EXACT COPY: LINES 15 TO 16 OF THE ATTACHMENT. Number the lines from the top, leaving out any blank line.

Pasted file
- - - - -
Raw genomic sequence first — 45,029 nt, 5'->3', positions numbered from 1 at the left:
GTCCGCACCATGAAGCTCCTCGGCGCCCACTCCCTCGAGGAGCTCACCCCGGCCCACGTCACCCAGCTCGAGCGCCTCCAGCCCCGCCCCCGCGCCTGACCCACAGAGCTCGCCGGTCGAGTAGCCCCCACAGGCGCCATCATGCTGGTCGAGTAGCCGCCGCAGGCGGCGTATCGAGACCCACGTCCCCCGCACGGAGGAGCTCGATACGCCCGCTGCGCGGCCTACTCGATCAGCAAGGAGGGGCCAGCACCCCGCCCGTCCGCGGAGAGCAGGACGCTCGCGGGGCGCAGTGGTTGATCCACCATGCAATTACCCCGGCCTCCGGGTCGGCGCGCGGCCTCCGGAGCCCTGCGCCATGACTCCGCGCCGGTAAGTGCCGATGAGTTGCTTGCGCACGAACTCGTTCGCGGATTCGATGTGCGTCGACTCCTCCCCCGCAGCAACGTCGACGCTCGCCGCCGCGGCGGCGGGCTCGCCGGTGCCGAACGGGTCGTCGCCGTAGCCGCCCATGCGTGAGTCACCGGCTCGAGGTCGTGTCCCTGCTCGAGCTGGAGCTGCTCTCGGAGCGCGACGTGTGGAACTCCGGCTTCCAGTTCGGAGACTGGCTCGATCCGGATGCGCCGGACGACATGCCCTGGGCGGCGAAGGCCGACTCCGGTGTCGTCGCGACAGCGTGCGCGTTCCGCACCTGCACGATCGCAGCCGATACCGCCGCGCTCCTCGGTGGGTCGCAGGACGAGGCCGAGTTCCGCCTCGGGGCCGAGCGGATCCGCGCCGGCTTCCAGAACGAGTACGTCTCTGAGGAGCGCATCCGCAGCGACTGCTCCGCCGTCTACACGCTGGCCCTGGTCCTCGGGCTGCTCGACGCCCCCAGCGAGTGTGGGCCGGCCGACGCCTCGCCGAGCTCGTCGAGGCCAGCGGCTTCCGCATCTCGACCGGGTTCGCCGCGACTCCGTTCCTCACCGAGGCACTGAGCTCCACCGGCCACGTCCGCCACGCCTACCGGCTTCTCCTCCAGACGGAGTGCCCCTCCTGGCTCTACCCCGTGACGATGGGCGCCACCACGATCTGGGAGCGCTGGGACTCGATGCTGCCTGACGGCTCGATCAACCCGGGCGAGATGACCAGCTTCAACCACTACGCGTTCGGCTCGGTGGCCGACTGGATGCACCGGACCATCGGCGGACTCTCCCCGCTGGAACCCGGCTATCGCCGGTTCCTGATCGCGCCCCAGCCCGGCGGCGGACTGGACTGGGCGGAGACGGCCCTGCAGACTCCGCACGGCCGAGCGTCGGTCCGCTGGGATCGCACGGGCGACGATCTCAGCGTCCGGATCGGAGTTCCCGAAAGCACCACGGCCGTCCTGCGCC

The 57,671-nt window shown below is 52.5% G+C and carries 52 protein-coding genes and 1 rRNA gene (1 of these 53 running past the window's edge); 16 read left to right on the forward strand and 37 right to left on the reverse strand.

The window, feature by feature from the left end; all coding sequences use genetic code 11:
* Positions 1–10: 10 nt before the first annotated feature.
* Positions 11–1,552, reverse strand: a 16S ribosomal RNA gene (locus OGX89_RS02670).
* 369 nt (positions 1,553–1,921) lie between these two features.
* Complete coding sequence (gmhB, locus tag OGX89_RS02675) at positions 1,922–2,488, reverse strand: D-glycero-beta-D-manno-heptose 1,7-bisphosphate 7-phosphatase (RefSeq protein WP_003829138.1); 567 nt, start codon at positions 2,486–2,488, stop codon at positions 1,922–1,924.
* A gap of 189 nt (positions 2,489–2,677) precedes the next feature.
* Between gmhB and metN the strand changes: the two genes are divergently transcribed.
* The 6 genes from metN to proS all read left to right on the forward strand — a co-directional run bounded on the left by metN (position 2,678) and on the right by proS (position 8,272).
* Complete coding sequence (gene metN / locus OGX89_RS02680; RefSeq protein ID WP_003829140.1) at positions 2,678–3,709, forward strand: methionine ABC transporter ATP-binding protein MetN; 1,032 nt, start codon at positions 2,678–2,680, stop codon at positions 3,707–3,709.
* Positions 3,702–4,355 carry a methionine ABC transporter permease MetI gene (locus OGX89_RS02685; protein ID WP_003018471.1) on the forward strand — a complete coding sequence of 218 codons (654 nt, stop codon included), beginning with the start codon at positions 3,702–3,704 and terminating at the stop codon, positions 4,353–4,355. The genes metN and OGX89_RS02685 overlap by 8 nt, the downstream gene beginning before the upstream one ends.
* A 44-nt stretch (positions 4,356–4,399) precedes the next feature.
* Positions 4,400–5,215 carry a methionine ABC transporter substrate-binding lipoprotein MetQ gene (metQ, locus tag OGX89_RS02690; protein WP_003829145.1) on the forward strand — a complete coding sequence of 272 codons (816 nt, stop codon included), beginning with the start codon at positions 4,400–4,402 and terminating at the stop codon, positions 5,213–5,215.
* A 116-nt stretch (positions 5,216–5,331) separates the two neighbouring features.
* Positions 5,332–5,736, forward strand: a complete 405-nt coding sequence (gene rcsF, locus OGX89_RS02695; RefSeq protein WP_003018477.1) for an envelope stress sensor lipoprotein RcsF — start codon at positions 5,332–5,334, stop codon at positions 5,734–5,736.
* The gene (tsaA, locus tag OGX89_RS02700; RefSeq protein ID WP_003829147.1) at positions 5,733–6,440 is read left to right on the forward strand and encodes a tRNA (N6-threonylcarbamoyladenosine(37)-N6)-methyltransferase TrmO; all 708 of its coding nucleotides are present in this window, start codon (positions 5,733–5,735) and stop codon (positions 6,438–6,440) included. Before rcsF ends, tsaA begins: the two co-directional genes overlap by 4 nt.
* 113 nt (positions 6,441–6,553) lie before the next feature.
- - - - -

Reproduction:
* Positions 4,400–5,215 carry a methionine ABC transporter substrate-binding lipoprotein MetQ gene (metQ, locus tag OGX89_RS02690; protein WP_003829145.1) on the forward strand — a complete coding sequence of 272 codons (816 nt, stop codon included), beginning with the start codon at positions 4,400–4,402 and terminating at the stop codon, positions 5,213–5,215.
* A 116-nt stretch (positions 5,216–5,331) separates the two neighbouring features.